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  1600-1650 period in Fashion History presented by Apparel Search
 

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Fashion in the period 1600-1650 in Western European clothing is characterized by the disappearance of the ruff in favor of broad lace or linen collars. Waistlines rose through the period for both men and women. Other notable fashions included full, slashed sleeves and tall or broad hats with brims. For men, hose disappeared inn favor of breeches.
The silhouette, which was essentially close to the body with tight sleeves and and a low, pointed waist to around 1615, gradually softened and broadened. Sleeves became very full, and in the 1620s and 1630s were often slashed to show the voluminous sleeves of the shirt or chemise beneath. Waistlines rose.

Dense surface ornament fell out of fashion in favor of solid-colour satins, and ribbon bows were common as trim.

Spanish fashions remained very conservative. The ruff lingered longest in Spain and Holland, but disappeared first for men and later for women in France and England.

The social tensions leading to the English Civil War were reflected in English fashion, with the elaborate French styles popular at the courts of James I and his son Charles I contrasting with the sober styles in sadd or somber colors favored by Puritans and exported to the early settlements of New England.
 

Women's Fashions

Overview

In the early years of the new century, fashionable bodices had high necklines or extremely low, rounded necklines, and short wings at the shoulders. Separate closed cartwheel ruffs were worn. Long sleeves were worn with deep cuffs to match the ruff.

The low, round neckline and ruff disappeared in England by 1613. [1]

By the mid-1620s, styles were relaxing. Ruffs were discarded in favor of wide collars similar to the linen collars worn by middle-class women in the previous century. Over the next decades, bodices became shorter, with wide, low, straight necklines, and were worn with contrasting stomachers that ended in a broad, rounded point below the higher waist. Sleeves became very full and could be slashed to show the sleeves of the chemise; later sleeves were looser at the wrist and three-quarters length, without slashes. Short strings of pearls were fashionable.

Skirts might still be open in front to reveal an underskirt or petticoat, or closed all all around.

Shoes tied over the instep and were decorated with shoe roses, ribbon bows. Low heels were worn.

Underwear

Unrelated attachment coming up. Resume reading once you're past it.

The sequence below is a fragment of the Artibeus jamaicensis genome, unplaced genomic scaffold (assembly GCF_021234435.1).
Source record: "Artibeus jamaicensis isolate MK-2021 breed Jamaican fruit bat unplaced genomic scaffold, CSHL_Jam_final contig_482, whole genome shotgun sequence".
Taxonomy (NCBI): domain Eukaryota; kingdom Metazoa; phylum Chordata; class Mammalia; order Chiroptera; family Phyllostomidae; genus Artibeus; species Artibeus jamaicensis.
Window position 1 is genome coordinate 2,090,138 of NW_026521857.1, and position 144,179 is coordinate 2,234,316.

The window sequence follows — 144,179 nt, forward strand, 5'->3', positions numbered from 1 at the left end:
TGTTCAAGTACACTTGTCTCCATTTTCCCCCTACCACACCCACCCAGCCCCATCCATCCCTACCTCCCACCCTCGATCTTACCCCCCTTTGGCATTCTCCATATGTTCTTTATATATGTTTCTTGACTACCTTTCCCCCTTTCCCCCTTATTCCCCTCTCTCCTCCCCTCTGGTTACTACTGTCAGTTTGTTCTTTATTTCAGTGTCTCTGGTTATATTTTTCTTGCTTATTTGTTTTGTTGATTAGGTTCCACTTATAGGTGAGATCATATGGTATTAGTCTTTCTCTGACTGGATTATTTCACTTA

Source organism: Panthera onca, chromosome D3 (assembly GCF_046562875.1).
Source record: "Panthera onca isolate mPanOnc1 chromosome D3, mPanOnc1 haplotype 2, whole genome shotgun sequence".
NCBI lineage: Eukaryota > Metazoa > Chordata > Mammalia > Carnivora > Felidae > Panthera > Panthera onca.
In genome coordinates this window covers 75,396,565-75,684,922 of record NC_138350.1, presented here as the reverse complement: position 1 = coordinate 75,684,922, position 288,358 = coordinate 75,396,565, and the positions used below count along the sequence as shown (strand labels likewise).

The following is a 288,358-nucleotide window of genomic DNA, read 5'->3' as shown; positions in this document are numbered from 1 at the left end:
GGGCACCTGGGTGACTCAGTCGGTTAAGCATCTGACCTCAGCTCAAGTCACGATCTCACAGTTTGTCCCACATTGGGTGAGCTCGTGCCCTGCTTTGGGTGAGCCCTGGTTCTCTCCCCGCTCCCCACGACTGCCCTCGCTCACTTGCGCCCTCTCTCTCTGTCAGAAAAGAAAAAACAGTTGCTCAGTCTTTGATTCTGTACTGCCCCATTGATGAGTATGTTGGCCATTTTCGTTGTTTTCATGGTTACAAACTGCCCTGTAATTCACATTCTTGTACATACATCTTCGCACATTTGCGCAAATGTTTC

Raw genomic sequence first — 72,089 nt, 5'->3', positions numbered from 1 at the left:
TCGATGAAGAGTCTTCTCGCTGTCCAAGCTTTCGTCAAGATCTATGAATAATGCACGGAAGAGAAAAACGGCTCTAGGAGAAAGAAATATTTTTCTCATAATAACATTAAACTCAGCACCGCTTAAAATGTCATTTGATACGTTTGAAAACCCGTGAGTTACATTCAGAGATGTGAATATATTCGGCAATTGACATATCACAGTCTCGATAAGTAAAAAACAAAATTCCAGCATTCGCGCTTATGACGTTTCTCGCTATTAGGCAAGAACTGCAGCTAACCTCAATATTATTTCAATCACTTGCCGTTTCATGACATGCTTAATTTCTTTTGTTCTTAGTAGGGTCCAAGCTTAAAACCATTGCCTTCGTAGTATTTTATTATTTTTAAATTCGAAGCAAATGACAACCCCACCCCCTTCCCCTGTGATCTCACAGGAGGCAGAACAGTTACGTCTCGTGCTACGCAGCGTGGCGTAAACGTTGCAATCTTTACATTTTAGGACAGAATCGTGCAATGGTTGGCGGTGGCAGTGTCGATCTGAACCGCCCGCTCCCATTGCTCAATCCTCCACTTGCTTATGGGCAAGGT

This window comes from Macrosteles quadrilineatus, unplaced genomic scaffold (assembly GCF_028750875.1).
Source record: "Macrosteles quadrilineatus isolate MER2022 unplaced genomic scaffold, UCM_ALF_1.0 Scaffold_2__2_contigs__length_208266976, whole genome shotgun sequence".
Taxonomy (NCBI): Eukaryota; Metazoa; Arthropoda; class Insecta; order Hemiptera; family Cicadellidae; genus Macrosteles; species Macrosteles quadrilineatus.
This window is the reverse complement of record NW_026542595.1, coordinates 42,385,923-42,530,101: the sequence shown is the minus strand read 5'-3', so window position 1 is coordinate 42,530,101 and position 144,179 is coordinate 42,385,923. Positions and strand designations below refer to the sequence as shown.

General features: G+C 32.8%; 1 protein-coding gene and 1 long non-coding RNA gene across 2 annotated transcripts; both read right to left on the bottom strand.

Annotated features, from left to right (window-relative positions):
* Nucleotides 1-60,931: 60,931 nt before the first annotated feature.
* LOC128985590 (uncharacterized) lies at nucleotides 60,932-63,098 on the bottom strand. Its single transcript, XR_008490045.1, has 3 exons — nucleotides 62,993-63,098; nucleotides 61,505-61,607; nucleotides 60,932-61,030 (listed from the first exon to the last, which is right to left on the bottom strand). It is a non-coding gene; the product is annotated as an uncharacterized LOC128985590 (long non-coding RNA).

Underwear consisted of a linen chemise or smock and (optionally) linen drawers. The chemise could have a low, square neckline or a high neckline; either style could be worn with ruffs (to c. 1625) or the newly fashionable broad collars.

Corsets were shorter to suit the new bodices, and might have a very stiff busk in the center front extending to the depth of the stomacher. Skirts were held in the proper shape by a padded roll or French farthingale holding the skirts out in a rounded shape at the waist, falling in soft folds to the floor.

In conservative Spanish court fashion, the cone-shaped Spanish farthingale of the last century lingered well into the period, to be replaced by wide French farthingales toward the 1650s, long after they had gone out of style elsewhere.

Hairstyles and headgear

To about 1613, hair was worn feathered high over the forehead. Married women wore their hair in a linen coif or cap, often with lace trim. Tall hats like those worn by men were adopted for outdoor wear.

In a characteristic style of 1625-1650, hair was worn in loose curls or waves to the shoulders on the sides, with the rest of the hair gathered or braided into a high bun at the back of the head. A short fringe or bangs might be worn with this style. Very fashionable married women abandoned the linen cap and wore their hair uncovered or with a hat.

The above article is licensed under the GNU Free Documentation License. From Wikipedia, the free encyclopedia  http://en.wikipedia.org/wiki/1600-1650_in_fashion  1/13/06

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1600's fashion image to portray fashion history of this time period along with definition of 1600 - 1650 fashion styles
Peter Paul Rubens and his first wife Isabella Brant
by Rubens, 1609-1610.Image from
http://www.wga.hu/

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